Local lady styles both wardrobes and lives
By Claire Harlin
Up until two years ago, Tracy Schwartz spent nearly a decade in business suits working as a concierge and event planner at L’Auberge Hotel in Del Mar.
“Banana Republic was right across the street, and that’s all I wore,” said the Solana Beach resident. “I was very structured, very black and white.”
When the time came for Schwartz to transition from her 20s to her 30s and from one job to the next, she came to realize she wasn’t projecting herself accurately to the world, and she sought the help of personal stylist Catherine Bachelier Smith.
Smith styles clients from Del Mar to Rancho Santa Fe, went through Schwartz’s closet to learn about Schwartz’s habits and personal style in order to enhance it. She also wanted to learn what Schwartz needs to buy more of or, more importunely, get rid of.
“At first I got a little defensive,” said Schwartz. “Your clothes are your identity. They are your personal choices and therefore a reflection of you.”
Smith said going through clients’ closets is like opening a door to their lives.
“A lot of people can’t go there with me,” she said. “It’s like they are exposing themselves.”
Schwartz, 31, said Smith’s consultation and styling two years ago changed her life, and the two still frequently meet for wardrobe assessments. Like Schwartz, most clients maintain a close relationship with Smith, whose role often parallels that of a life coach or close friend. Smith’s clients range from those making major job or age transitions to those refocusing their lives after a divorce. She also has a few high-profile clients who are extremely busy yet have to look their best at all times.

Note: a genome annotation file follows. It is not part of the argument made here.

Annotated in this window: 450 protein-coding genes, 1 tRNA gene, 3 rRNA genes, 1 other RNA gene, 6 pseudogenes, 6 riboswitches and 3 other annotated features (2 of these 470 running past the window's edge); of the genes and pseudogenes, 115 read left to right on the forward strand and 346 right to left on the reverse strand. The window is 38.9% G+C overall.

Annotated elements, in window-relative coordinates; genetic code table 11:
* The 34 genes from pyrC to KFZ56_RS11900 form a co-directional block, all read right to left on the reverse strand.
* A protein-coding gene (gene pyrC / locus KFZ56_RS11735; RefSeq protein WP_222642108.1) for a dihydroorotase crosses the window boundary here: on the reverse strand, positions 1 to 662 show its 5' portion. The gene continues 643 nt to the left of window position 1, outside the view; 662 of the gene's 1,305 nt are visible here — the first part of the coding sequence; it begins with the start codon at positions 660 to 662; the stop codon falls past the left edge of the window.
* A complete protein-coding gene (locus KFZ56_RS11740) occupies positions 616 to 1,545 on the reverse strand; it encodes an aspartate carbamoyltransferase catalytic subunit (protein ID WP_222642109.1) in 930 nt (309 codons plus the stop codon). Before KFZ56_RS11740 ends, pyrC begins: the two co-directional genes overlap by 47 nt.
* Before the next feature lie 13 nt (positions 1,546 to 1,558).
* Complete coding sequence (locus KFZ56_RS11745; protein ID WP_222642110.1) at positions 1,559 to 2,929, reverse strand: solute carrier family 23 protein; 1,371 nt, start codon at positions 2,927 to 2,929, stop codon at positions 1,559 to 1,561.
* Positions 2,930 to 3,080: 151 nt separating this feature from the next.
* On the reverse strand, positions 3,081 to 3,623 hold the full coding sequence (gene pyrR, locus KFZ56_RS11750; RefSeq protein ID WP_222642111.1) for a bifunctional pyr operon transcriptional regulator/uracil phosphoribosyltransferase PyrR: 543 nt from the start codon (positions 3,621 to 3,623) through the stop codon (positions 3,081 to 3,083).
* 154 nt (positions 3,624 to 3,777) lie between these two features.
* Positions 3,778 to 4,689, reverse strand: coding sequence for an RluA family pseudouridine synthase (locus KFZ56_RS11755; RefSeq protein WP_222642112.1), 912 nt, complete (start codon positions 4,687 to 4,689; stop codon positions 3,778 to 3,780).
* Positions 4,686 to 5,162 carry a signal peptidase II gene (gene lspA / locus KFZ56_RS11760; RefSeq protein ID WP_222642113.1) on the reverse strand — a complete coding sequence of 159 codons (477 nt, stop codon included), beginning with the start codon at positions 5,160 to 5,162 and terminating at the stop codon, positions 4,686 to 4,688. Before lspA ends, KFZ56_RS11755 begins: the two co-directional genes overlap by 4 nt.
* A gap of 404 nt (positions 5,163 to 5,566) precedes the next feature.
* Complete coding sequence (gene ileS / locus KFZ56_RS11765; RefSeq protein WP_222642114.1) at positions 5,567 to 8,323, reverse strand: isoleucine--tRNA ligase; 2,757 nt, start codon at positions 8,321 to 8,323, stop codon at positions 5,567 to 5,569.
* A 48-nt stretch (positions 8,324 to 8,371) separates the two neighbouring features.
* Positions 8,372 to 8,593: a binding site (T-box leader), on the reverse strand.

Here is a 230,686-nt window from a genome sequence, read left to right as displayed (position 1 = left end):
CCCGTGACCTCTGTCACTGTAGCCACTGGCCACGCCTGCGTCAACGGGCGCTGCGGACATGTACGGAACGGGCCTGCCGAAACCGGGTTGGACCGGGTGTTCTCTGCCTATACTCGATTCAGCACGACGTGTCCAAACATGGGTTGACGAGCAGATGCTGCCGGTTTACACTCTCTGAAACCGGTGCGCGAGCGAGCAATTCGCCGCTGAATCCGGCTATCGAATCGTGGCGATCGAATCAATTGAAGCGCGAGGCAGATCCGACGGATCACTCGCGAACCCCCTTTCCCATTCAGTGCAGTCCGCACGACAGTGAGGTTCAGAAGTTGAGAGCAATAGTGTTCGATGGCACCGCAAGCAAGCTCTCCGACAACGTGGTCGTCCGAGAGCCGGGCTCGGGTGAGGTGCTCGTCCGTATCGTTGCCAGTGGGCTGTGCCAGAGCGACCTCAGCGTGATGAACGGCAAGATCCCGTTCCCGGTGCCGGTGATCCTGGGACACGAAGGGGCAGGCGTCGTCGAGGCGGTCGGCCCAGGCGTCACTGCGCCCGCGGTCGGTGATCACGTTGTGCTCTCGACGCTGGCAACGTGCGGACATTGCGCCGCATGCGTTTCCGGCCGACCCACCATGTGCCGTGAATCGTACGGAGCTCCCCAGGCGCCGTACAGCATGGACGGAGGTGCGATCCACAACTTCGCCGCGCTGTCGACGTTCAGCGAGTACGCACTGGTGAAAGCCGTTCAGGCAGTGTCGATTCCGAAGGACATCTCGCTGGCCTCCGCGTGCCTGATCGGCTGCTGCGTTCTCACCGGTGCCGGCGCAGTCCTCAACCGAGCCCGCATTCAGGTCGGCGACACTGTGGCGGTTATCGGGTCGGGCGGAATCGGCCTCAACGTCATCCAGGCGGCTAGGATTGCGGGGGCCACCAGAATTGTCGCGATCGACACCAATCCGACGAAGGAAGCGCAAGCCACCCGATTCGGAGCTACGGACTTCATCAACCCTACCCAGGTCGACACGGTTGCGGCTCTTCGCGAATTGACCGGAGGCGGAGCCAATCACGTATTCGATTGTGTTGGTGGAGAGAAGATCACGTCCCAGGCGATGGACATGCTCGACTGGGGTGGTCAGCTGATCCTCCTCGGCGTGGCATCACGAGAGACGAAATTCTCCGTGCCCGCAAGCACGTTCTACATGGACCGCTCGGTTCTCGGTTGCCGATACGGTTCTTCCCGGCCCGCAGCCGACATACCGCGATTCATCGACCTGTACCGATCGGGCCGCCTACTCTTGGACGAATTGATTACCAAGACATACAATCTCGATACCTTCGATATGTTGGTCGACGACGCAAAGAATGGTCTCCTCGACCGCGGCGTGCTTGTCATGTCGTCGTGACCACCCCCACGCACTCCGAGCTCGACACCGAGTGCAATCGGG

A first-time styling with Smith takes five hours and includes a two-hour “closet consult,” two hours of outfit pairing and one hour of creating a “look book,” as Smith calls it. The look book is a reference guide for the client that includes style inspirations from magazines, as well photos and ideas derived from the client’s own closet.
Smith’s client-stylist relationships go far beyond the first session, she said. Smith helps her clients pick out clothes for particular events or even pack for trips. It’s also not uncommon for a client to text photos to Smith to get advice while shopping.
Smith said, however, one of the main things she teaches clients is how to practice minimalism, as opposed to shopping more. She said one can actually expand the possibilities of what they have already, adding value to their wardrobe, without shopping at all. In most cases, she said it’s beneficial to get rid of items.
“There is a Buddhist philosophy that says everything you have is a heart string,” Smith said. “The more things you have the more you have tugging at your heart and the more pressure you live with.”
She said the biggest “mistake” she sees is when clients repeat themselves with their purchases. For example, she said, if someone owns the same white, collared blouse in three different materials and three different styles, people will still perceive that shirt as being the same. One of the biggest lessons that Smith teaches is versatility.
“What I do is not all about clothes,” she said. “It’s bigger than that. It’s about changing the way you think about life and the way people perceive you.”
For more information on Smith, visit www.cbslifestylist.com or call (760) 889-3725.